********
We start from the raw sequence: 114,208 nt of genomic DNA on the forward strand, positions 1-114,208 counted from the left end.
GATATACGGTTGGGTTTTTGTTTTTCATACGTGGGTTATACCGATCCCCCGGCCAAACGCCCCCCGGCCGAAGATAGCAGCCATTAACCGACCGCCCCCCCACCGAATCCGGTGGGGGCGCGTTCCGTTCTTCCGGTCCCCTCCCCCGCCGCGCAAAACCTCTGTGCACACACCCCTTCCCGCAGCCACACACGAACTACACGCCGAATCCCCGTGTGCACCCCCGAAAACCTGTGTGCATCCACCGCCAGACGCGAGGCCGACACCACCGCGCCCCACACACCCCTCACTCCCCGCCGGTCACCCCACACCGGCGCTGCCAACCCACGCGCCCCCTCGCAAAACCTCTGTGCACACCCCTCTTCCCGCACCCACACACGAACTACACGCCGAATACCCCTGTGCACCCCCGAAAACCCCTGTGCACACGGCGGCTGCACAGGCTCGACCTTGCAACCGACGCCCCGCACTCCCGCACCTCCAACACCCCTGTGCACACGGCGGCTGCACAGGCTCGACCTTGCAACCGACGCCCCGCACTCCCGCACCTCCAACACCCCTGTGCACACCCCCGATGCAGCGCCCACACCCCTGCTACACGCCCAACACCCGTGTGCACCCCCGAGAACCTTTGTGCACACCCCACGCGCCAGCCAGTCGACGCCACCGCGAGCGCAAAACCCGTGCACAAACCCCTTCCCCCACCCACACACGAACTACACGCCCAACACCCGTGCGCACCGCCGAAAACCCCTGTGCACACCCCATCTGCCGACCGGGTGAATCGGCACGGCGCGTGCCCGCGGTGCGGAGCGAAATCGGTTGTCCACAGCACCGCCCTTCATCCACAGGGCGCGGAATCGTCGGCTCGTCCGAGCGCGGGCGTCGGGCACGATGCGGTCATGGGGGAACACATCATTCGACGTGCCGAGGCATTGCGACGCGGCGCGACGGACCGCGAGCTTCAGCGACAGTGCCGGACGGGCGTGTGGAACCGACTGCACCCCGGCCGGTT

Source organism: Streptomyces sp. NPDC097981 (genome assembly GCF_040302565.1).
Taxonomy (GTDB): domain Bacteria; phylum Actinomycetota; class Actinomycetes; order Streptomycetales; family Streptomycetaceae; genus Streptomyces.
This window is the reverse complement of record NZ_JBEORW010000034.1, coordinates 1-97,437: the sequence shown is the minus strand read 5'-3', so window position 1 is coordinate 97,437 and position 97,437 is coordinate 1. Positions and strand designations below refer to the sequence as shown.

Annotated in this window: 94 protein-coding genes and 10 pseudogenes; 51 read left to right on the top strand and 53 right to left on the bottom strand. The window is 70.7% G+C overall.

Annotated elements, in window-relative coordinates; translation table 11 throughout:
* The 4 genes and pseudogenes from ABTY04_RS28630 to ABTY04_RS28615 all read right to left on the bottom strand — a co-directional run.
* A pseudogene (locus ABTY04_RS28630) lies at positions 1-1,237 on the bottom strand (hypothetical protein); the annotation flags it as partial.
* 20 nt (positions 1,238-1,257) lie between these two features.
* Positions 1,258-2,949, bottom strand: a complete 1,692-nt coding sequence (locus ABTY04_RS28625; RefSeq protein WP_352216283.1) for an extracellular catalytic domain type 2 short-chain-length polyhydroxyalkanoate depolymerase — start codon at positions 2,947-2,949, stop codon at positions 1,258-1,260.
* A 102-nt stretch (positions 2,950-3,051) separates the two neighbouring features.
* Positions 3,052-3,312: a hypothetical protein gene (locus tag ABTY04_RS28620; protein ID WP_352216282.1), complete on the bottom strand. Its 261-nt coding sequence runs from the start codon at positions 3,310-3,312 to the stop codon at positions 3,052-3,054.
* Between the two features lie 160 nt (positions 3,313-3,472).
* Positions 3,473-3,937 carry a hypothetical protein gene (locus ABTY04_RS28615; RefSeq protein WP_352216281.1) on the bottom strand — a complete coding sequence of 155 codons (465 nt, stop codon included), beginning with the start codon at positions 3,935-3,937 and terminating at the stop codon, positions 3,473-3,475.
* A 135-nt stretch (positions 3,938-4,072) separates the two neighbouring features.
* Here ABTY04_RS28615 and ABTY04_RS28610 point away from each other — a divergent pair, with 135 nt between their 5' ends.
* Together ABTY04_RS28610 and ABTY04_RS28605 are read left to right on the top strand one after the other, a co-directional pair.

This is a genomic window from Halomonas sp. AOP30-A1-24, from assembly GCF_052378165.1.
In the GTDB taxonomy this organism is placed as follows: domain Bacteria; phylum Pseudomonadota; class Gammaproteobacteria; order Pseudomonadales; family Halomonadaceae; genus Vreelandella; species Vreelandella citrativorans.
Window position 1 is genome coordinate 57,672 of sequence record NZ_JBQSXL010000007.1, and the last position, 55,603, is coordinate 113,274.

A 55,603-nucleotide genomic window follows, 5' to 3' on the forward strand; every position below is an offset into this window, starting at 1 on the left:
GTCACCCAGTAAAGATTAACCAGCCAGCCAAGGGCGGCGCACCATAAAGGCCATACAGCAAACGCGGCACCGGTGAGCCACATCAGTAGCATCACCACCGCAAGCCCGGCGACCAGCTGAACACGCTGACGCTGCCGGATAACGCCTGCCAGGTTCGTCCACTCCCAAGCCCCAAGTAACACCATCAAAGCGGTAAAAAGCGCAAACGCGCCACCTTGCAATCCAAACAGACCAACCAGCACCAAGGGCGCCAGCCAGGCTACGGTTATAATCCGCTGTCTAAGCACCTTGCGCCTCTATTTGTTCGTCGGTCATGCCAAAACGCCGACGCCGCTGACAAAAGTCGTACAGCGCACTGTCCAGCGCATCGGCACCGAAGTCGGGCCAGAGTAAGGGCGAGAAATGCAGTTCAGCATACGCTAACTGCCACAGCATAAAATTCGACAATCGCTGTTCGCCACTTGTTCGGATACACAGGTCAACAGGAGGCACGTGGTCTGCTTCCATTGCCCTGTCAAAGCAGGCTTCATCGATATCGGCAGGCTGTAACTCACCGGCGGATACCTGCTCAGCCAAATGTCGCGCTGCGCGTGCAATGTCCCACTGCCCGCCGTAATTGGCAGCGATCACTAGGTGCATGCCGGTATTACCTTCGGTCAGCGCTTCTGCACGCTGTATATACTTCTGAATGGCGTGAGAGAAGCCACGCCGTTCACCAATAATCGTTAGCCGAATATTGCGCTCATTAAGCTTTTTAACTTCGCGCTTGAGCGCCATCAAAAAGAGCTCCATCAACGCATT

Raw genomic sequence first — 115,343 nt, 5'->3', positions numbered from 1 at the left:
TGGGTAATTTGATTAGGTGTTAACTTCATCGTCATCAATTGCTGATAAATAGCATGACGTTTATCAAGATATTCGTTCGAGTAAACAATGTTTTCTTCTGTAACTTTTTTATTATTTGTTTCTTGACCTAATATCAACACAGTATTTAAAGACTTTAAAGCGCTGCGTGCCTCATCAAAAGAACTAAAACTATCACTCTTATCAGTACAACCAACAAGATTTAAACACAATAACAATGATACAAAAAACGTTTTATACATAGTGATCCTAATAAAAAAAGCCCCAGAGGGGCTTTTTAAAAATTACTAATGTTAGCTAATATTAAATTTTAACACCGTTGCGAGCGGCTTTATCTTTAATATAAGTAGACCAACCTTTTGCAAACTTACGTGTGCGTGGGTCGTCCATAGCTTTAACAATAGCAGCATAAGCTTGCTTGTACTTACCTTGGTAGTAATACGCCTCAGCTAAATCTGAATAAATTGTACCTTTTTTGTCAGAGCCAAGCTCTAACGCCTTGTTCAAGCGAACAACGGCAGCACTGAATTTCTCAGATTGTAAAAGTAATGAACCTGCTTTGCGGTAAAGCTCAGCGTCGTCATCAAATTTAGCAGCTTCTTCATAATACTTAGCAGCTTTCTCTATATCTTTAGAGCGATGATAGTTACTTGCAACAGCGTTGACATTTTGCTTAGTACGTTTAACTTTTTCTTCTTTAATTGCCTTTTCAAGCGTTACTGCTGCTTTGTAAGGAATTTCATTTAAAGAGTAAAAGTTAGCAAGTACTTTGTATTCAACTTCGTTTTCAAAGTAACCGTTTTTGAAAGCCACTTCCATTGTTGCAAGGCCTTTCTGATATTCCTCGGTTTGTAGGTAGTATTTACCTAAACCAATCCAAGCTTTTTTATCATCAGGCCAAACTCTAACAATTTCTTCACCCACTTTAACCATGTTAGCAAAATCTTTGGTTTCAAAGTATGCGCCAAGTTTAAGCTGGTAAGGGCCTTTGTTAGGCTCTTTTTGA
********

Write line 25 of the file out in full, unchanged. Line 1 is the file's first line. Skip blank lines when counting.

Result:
TGGGTAATTTGATTAGGTGTTAACTTCATCGTCATCAATTGCTGATAAATAGCATGACGTTTATCAAGATATTCGTTCGAGTAAACAATGTTTTCTTCTGTAACTTTTTTATTATTTGTTTCTTGACCTAATATCAACACAGTATTTAAAGACTTTAAAGCGCTGCGTGCCTCATCAAAAGAACTAAAACTATCACTCTTATCAGTACAACCAACAAGATTTAAACACAATAACAATGATACAAAAAACGTTTTATACATAGTGATCCTAATAAAAAAAGCCCCAGAGGGGCTTTTTAAAAATTACTAATGTTAGCTAATATTAAATTTTAACACCGTTGCGAGCGGCTTTATCTTTAATATAAGTAGACCAACCTTTTGCAAACTTACGTGTGCGTGGGTCGTCCATAGCTTTAACAATAGCAGCATAAGCTTGCTTGTACTTACCTTGGTAGTAATACGCCTCAGCTAAATCTGAATAAATTGTACCTTTTTTGTCAGAGCCAAGCTCTAACGCCTTGTTCAAGCGAACAACGGCAGCACTGAATTTCTCAGATTGTAAAAGTAATGAACCTGCTTTGCGGTAAAGCTCAGCGTCGTCATCAAATTTAGCAGCTTCTTCATAATACTTAGCAGCTTTCTCTATATCTTTAGAGCGATGATAGTTACTTGCAACAGCGTTGACATTTTGCTTAGTACGTTTAACTTTTTCTTCTTTAATTGCCTTTTCAAGCGTTACTGCTGCTTTGTAAGGAATTTCATTTAAAGAGTAAAAGTTAGCAAGTACTTTGTATTCAACTTCGTTTTCAAAGTAACCGTTTTTGAAAGCCACTTCCATTGTTGCAAGGCCTTTCTGATATTCCTCGGTTTGTAGGTAGTATTTACCTAAACCAATCCAAGCTTTTTTATCATCAGGCCAAACTCTAACAATTTCTTCACCCACTTTAACCATGTTAGCAAAATCTTTGGTTTCAAAGTATGCGCCAAGTTTAAGCTGGTAAGGGCCTTTGTTAGGCTCTTTTTGA